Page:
- A VClaim Evaluator (VCE) is a component that is an intermediary in the Holder/Verifier workflow which acts as a proxy in both directions. The VCE
- Intercepts requests or responses between Holder and Verifier where it plays an active role
- Acts as a transparent proxy. For example, establishing authentication, authorization and trust between the Verifier and Holder
The APIs and protocols of the Holder/Verifier workflow are retained, with extensions and possibly alternate APIs to support the model (design and implementation detail).
- The Issuer issues a VC to the Holder which contains a relatively rich set of claims data that includes all the data required during evaluation by any arbitrary evaluation of a certain type (e.g., Good Health Pass). In the case of the GHP, the claims data is a superset (vs. a minimal set) of COVID-19 vaccination, infection and antibody test data.
- A Verifier has created an evaluation expression as a file and stores and registers it (with a signature) on the ledger.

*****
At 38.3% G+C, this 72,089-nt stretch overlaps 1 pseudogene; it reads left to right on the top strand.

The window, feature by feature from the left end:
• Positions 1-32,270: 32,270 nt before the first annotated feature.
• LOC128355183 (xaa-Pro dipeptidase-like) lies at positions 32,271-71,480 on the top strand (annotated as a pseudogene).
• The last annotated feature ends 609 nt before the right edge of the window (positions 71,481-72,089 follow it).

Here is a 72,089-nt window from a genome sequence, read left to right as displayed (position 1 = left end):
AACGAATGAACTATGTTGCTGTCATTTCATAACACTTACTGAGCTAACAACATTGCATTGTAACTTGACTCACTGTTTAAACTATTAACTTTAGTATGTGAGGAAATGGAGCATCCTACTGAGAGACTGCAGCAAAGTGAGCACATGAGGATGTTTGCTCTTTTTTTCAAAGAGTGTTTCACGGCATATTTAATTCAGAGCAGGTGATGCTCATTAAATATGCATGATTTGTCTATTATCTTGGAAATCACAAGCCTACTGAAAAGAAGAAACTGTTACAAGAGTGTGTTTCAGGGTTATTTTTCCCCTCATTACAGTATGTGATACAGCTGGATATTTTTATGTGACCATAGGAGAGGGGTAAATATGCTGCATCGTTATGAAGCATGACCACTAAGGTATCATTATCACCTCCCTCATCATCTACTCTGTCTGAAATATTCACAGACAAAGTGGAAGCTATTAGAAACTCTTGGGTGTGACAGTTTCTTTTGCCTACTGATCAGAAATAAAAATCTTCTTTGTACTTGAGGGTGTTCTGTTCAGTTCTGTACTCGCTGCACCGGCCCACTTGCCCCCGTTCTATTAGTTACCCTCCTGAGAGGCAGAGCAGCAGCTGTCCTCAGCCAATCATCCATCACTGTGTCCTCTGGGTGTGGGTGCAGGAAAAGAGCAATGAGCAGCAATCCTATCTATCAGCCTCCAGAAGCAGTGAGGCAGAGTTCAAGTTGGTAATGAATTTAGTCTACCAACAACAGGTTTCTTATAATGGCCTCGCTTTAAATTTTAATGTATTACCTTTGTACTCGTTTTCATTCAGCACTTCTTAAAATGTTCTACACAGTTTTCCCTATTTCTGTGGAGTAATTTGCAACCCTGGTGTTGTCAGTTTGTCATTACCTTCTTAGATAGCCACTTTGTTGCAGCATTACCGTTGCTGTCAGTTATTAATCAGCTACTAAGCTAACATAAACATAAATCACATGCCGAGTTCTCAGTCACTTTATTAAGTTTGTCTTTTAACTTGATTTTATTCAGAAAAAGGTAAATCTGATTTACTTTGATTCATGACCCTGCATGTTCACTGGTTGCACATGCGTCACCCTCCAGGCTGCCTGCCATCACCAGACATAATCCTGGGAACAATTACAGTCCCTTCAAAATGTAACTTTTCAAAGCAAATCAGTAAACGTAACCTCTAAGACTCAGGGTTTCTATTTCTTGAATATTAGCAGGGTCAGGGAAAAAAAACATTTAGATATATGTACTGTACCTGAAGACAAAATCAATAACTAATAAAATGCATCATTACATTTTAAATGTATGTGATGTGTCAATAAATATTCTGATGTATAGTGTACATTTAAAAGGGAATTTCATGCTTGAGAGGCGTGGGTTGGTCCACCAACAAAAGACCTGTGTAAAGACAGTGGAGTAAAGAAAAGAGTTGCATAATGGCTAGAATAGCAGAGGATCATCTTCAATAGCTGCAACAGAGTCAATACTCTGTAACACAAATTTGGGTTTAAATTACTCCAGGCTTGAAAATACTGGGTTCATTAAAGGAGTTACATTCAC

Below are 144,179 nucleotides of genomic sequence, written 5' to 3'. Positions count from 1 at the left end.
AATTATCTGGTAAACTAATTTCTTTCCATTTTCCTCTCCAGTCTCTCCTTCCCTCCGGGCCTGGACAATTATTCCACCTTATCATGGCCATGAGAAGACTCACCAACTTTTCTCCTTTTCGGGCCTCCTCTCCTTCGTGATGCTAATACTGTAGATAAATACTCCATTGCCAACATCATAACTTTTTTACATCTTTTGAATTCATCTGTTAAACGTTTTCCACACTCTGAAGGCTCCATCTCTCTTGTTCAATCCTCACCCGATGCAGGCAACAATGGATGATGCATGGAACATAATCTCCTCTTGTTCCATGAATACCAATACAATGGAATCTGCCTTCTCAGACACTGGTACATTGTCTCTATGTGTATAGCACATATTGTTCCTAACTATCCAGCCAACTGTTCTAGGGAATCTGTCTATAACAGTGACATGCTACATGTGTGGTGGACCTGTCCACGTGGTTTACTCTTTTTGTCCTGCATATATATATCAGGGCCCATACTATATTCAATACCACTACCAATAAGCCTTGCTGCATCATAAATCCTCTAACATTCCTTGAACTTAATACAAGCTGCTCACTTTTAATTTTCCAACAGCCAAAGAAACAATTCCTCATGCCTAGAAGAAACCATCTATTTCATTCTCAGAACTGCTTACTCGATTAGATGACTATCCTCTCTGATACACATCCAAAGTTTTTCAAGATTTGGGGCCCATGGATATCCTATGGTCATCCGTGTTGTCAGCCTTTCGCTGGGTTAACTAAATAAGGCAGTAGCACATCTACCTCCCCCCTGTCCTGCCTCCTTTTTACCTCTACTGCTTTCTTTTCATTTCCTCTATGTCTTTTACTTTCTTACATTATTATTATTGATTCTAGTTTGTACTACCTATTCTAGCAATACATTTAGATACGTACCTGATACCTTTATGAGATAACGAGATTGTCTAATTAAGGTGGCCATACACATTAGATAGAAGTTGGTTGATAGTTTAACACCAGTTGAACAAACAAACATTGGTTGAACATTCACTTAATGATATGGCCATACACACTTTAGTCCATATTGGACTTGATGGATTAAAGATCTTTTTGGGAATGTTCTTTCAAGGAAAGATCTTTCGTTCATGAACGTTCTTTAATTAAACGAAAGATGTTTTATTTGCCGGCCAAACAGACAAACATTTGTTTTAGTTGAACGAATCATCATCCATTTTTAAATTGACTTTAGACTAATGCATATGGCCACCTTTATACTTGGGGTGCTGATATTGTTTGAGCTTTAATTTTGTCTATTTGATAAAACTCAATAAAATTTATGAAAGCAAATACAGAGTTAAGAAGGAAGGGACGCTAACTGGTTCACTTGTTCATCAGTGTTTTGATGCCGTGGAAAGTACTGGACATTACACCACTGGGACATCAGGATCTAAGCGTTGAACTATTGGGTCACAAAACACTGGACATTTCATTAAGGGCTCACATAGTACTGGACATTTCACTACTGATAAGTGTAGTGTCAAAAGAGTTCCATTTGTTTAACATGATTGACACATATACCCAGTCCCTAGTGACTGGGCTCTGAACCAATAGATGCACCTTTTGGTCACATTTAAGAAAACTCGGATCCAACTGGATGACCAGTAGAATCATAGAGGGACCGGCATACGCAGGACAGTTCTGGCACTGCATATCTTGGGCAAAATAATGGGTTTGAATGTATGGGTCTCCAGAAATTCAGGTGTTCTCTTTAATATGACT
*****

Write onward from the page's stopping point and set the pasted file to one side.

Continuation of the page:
- The expression returns a JSON object which can contain results from the evaluation.
- The expression must be available in human-readable form and must be signed via a crypto hash of the contents
- To meet the needs for evaluation expression capability in the known use cases, the evaluation (rules) engine must be capable of:
- Basic query capability and on the VC credential data
- Procedural logic on the returned data (e.g., to determine a pass/fail status) and crafting a JSON response
- A Holder makes are quest to the Verifier (request to approve Global Health Pass)
- The Verifier requests a VCE sandbox to instantiate a VCE of a specified type (and possibly version), establishing trust and validating that the VCE is certified and the right version, etc. and registers its result endpoint with the VCE
- The Verifier and Holder establish trust
- The Verifier notifies the Holder that it will use “proof by VCE” plus a reference to the VCE.
- The Holder registers its result endpoint with the VCE
- The Verifier makes a “VCE proof” request to the VCE, with the following parameters:
- Reference to the evaluation expression (on the ledger)
- The VC required from the Holder
- (optional/TBD) an expression tailored request for the VC claims data required
- The VCE
- Requests the expression from the ledger and verifies it
- Asks for the Holder for consent the relevant VC credential data
- The Holder